Whatever the explanation, the fact that both the Libertarians and the Greens are more dovish than either major party suggests that if there is to be a competition between these two third parties, it will be over domestic policy.

2. With respect to (both economic and social) domestic policy, the Libertarians look to have a clear advantage over the Greens, if the goal of a third party is to win elections and supplant one of the major parties.

The Libertarians occupy a policy space—economically conservative and socially liberal—that neither major party occupies. By contrast, the Greens are simply more extreme versions of the Democrats.

There is nothing set in stone about the upper-left-hand four boxes of my chart. We could well imagine a two-party system in which one party is economically progressive and socially conservative (think Mike Huckabee early in his Arkansas governorship) and the other is economically conservative and socially liberal (think Bill Weld as Massachusetts governor).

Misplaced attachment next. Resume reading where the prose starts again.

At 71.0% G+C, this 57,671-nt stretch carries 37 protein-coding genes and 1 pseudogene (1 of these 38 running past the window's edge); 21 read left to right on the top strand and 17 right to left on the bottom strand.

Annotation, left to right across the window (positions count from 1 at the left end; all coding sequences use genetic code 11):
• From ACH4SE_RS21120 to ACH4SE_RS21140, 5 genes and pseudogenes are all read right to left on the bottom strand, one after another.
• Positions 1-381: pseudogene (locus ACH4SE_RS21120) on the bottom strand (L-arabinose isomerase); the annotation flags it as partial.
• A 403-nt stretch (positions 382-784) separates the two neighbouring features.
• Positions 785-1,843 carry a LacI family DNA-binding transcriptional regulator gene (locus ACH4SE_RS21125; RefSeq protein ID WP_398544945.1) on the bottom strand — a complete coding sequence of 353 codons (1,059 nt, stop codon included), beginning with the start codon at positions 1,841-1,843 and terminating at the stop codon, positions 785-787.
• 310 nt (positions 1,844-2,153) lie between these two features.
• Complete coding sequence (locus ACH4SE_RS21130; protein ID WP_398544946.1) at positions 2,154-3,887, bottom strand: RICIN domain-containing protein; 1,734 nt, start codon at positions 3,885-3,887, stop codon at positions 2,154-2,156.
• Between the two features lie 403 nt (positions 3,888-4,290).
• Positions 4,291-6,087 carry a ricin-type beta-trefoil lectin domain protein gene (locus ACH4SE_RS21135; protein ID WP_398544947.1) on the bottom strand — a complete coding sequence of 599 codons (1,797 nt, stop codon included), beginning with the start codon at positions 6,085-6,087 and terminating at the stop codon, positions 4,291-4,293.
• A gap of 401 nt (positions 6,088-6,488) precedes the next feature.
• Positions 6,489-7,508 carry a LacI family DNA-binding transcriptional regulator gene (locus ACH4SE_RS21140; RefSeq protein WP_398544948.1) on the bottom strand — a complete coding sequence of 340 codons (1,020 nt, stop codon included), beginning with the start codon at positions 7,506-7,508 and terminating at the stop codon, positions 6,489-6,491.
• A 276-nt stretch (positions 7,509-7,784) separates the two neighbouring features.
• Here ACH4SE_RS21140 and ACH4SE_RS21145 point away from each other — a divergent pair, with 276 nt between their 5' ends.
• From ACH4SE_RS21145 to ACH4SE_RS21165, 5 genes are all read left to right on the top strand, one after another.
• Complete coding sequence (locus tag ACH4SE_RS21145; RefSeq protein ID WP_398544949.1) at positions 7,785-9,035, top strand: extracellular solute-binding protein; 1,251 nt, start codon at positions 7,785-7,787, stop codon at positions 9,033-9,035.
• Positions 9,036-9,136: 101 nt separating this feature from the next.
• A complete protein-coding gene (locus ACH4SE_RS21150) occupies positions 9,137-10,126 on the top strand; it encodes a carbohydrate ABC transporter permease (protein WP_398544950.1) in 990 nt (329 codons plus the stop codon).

Indeed, Trump's success among white working-class Republican voters as an anti-trade pro-entitlements candidate suggests that there is a possible post-Trump Republican Party that is redistributionist/regulatory and socially conservative.

If one major party were to drift that way, it would make sense for the other to take the other two positions, i.e., laissez-faire and socially liberal. Because the Libertarian Party already occupies that space, it is also possible to imagine a post-realignment world in which it supplants one of the major parties (which one?!), while the remaining major party drifts to occupy the economically progressive/socially conservative niche.